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The Blood of Westminster is on the Hands of the Political Left

The attacks at Westminster in London, Charlie Hebdo, the Bataclan, and Nice in France, and Brussels in Belgium, are a direct result of the Lennon-esque (“Imagine there’s no countries, and no religion too”) open borders Platonic idealism of the left wing psychological profile..

Human nature has not changed since the time of Plato.  The psychological profiles of left and right described by Arthur Herman in The Cave and the Light: Plato Versus Aristotle, and the Struggle for the Soul of Western Civilization, by Thomas Sowell in A Conflict of Visions: Ideological Origins of Political Struggles, by Yuval Levin in The Great Debate: Edmund Burke, Thomas Paine, and the Birth of Right and Left, by Michael Oakeshott in Rationalism in Politics and other essays, by Jonathan Haidt in The Righteous Mind, and by others, are as prevalent today as they were twenty-four hundred years ago

The psychology behind the Platonic ideal of Plato’s Light, of Sowell’s unconstrained vision, of Oakeshott’s rationalism, and of Haidt’s liberal moral matrix tends to believe that the human mind is a blank slate at birth, and that everything we know about right and wrong is learned either from formal education or from direct experience; i.e., that human nature is maleable.  It tends to believe that differences between groups result solely from social constructs.  It tends to place its faith in abstract reason as the path to moral truth. It leans toward the belief that the “good society” and the “new man” are in fact possible in the real world if only the right social constructs could be put in place, the right ideas could be taught, and through them the right ideals can be inculcated into the populace.  It tends to believe not only that the world of John Lennon’s Imagine can be made a reality here on earth, but also that it is the rightful role of the enlightened among us to be in positions of leadership and to work to make all of those things happen.

The ideology that follows from this psychological profile is the direct cause of all of the terrorist attacks listed above, and more.  The open borders, multicultural, kumbaya sentiments from Plato to Rousseau to the progressives of the early twentieth century to John Lennon’s Imagine to Obama’s eight year world wide apology tour is literally killing us.

The reason it’s killing us is that it’s unmoored from reality. It is not true that the mind is a blank slate at birth. It is not true that differences among groups are due solely to social constructs. It is not true that abstract reason and rationalism are the path to moral truth. It is not true that putting into place the “right” social constructs can create the “good society,” or that teaching the right things can create the “new man.”  It is anti-science magical thinking worse than any religion because its faithful “know” in their hart of hearts that their faith IS reality based, and that therefore those who don’t believe as they do are in some way intellectually, psychologically, or morally deficient.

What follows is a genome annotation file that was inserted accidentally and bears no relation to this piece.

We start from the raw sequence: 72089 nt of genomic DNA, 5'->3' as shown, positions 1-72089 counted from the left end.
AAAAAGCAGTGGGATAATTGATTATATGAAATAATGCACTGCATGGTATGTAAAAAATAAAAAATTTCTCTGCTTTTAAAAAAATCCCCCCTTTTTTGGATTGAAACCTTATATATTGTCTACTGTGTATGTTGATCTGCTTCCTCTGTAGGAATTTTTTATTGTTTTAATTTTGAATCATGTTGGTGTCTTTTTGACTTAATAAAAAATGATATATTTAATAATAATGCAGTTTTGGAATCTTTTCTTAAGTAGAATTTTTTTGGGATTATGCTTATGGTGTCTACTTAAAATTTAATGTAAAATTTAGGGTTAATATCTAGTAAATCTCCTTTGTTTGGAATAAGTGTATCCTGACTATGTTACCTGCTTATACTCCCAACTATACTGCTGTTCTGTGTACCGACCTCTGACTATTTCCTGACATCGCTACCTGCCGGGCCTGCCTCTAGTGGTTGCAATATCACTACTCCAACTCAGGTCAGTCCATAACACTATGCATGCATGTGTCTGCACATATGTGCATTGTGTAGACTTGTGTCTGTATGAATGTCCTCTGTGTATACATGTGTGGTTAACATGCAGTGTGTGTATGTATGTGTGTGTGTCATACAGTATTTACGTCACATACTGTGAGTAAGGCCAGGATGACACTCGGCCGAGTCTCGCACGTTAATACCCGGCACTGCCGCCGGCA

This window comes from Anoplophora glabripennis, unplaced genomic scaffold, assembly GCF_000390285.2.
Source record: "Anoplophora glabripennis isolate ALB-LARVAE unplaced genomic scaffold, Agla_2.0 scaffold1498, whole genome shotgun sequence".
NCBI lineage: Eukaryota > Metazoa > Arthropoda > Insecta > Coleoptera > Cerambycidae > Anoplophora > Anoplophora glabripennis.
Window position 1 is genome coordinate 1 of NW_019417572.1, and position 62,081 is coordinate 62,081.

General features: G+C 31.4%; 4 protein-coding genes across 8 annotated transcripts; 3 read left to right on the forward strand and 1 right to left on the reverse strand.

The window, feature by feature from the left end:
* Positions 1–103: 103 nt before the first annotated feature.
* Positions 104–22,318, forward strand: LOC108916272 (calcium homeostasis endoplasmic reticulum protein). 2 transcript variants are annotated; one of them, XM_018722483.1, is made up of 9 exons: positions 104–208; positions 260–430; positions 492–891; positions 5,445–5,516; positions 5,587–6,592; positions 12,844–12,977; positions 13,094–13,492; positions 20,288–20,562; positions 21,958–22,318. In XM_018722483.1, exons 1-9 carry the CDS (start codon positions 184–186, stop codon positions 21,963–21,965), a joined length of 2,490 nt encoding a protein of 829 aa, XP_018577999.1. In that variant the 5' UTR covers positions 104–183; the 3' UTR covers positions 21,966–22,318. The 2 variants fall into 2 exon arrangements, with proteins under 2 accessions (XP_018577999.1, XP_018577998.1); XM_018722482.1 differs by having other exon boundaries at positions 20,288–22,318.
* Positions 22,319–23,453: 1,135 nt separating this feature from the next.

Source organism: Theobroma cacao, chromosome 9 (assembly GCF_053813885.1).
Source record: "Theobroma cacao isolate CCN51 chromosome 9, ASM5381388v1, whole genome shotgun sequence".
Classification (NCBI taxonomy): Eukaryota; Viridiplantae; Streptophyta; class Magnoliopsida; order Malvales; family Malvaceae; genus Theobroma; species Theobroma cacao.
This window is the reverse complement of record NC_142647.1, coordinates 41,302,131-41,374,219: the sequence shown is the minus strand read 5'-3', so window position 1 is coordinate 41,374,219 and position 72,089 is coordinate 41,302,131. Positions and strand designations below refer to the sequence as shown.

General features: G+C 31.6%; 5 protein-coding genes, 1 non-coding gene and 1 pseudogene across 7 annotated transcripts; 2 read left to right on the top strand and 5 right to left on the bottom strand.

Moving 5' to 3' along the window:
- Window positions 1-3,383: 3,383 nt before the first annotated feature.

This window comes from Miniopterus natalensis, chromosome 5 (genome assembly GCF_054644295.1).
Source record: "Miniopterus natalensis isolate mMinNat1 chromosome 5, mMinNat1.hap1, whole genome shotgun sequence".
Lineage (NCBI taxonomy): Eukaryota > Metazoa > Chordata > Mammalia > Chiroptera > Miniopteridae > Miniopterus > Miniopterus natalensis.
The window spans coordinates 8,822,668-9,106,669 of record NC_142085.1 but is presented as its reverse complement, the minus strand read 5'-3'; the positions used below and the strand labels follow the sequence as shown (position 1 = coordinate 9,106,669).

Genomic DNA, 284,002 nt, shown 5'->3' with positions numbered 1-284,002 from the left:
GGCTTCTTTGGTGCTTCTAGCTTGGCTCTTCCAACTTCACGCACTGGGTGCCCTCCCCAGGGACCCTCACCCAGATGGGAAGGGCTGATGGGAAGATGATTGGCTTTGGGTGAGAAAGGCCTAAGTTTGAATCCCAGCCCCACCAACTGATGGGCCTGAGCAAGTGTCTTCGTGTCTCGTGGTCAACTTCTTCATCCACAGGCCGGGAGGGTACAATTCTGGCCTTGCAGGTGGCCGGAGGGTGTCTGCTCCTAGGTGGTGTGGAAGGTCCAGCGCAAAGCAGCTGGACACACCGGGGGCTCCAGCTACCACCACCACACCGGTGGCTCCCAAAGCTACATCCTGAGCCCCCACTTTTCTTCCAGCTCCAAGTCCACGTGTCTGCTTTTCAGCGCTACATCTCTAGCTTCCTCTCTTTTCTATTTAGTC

These recent interviews articulate how the short sighted, small minded, reality-deprived ideology of the political left has manifested in its most recent incarnation, and why the blood of recent terrorist attacks is on the hands of the ideological left.





14 thoughts on “The Blood of Westminster is on the Hands of the Political Left

  1. Why multiple replies? My response from your last comment to the first.

    If you have objective evidence that my 50% & 75% personal estimates are false, I’d love to see it. I don’t fear facts. If I’m wrong, then that’s reality and I would have to change my mind based on persuasive objective evidence. I gave you my data and, as I predicted, you rejected it out of hand without any comment. Can you give me your objective evidence?

    You argue conservative intuitions use all the moral foundations, while liberals rely mostly on only one. Assuming that’s true, (i) what is the logic to conclude that relying on 5 morals is better than the 1.5 or 2 or whatever it is that liberals allegedly use, (ii) Tetlock’s expert judgment research suggests that conservatives are generally more reality challenged than liberals, and (iii) why can’t someone set that moral foundation stuff aside and adopt a mind set that is basically what Dr. Shermer was arguing for ( https://www.scientificamerican.com/article/why-we-should-choose-science-over-beliefs/ ), i.e., more focused on less biased fact and logic. Based on Shermer’s personal experience, and in full accord with cognitive science, personal ideology, conservatism included, is a fact and logic destroyer.